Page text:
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Caitlin Teal Price’s photo series Annabelle, Annabelle feels weird in the upmost intriguing of ways. The way she captures the struts and gazes of elegant older women is both an uncommon focal point and exposé of a perspective often unseen.

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With focuses on shadow, light, and movement, Price’s work casts a peculiar vibe. The strangeness is present throughout other series she’s made, as well. Check her out for more photographic intrigue. 

2. “Suburban Ennui” Spotify playlist

It’s been awhile since we’ve made a new one, but here’s a bout of tunes coming at you fresh. Artists include Dinosaur Jr., Angel Olsen, Broadcast, Liars, Blouse, and so many more. It’s good for cruising away your winter blues and warming up your bones with some sunshine. Finally.  

3. Surreal Toons

A classic question: What do you get when you cross geometric portraiture, ink and watercolors? Surreal toons, that’s what! 

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With bold shading and soothing colors, Surreal Toons is created by a young college student majoring in both studio art and mathematics. It all makes sense now!

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And, here’s another special little guy:

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How can he still be grumpy in that flashy bow-tie? The world may never know. 

4. Talking Heads

No Psycho Killer here. This next thing is a Polish mini-documentary made in 1980 that asks it’s subjects of all ages the mind-bottling, anxiety ridden question, “Who are you?” The results are awesome and truly reveal a pinhole showing how the individual views life. 

5. United States of Monsters

I really have no idea how these monsters originated, but here’s a listing made by RoadTripper of each state’s very own haunters. 

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Click here to view the list! Can we trade dogman for the ghost of Abraham Lincoln? Just wondering.

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That’s all for this week! Until next time. 

xx

Bar crawl season is among us. Here are some examples of shirts we’ve printed for various groups of crawlers. You’ve still got time to place your order with us before the school year ends! Don’t delay; get some customized tees for you and your pals today. 

FIVE THINGS: April 7-11

by Holly

1. Illustrations by Laura Callaghan

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Laura Callaghan's work appears to illustrate what Tumblr may look like if all its users showed up at the same mall on a Friday night. Bright, bold, and straight up cool, Callaghan’s illustrations are as unique as they are relevant. This girl rules.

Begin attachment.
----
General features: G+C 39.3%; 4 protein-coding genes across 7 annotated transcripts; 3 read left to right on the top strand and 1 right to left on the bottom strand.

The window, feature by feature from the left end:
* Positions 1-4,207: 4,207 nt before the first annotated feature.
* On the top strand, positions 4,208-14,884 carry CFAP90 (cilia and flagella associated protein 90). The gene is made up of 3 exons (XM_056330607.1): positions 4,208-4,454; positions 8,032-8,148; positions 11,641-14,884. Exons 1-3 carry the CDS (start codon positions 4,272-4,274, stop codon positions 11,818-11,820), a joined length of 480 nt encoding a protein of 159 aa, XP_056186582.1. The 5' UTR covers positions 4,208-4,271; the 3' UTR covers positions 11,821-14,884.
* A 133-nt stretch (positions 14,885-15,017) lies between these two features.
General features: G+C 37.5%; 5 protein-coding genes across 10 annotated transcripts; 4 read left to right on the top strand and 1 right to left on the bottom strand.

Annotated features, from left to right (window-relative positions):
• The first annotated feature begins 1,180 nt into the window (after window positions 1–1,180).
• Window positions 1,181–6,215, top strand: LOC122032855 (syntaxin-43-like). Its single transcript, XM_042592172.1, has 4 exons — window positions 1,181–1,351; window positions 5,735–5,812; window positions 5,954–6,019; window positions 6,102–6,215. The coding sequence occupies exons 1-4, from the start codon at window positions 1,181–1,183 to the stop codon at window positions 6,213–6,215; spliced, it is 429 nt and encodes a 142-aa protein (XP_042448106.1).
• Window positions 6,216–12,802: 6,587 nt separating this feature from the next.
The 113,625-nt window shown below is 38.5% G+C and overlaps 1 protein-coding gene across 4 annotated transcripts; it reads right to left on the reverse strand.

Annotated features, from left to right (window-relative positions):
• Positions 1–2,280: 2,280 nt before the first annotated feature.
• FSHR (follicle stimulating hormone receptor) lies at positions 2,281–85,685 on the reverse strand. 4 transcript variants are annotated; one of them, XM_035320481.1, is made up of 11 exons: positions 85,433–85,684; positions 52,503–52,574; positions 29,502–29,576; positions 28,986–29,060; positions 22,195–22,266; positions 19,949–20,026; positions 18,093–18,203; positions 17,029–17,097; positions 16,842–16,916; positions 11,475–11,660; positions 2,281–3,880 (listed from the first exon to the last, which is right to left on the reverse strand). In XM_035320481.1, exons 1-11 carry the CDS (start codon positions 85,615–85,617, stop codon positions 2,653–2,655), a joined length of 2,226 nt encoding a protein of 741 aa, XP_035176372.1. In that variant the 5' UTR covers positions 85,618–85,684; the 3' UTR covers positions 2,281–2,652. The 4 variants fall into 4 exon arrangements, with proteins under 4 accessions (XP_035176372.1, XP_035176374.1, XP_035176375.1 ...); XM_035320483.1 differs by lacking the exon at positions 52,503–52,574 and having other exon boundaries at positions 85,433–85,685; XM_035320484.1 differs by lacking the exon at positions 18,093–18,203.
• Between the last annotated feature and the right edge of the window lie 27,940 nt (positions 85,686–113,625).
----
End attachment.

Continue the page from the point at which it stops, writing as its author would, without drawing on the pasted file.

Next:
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This Irish-born, London-based gal uses watercolors, Indian ink, and “the smallest pens she can get her hands on” to create her images. 

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The detail to her work is what really sets her apart from most illustrators practicing the same style that I’ve come across. Keep doing what you’re doing, and, uh, is that cactus blouse available somewhere for purchase?

2. Art21: Jenny Holzer 

You’ve probably heard of Jenny Holzer before or have seen her work because it is, literally, impossible to miss. Holzer reinvents public space and advertising in a way that causes the consumer to question their purchase’s value, as well as their own.

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On PBS’s Art21, a television program dedicated to contemporary art, Holzer’s work and life are further examined. It’s a great watch and not too bad in length, either. Click here to watch the video.  

3. Portlandia Activity Book

We’ve all had conversations that we’ve wanted to get out of. Well now, thanks to Portlandia, we have several options of things to say that will pretty much immediately cause any conversation to end. 

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Or maybe you’re around people that you actually want to talk, but are just unsure what to say. Here are some options for that situation, too. 

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We try to keep a maximum of four soul mates per deli aisle, thank you for asking. Checkout more from the activity book here

4. Graphics by Iain Acton

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GIFS that move with the ease of a graphically contemporary flowing river are among the list of my favorite things (on the Internet, at least). Iain Acton creates images in such a way that your eyes will be flowing up and down and around again. 

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Similar to David Dope from last week’s things, Acton often describes a deeper narrative within his bold shapes. 

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He also uses his graphic wizardry to create commercials that pop with color and life. 

5. Bad Hair from the 60s and 70s

Checkout these dudes with terrible hair.

How did some of them even get their hair to do that? Divas.

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That’s all for this week. Until next time!

xx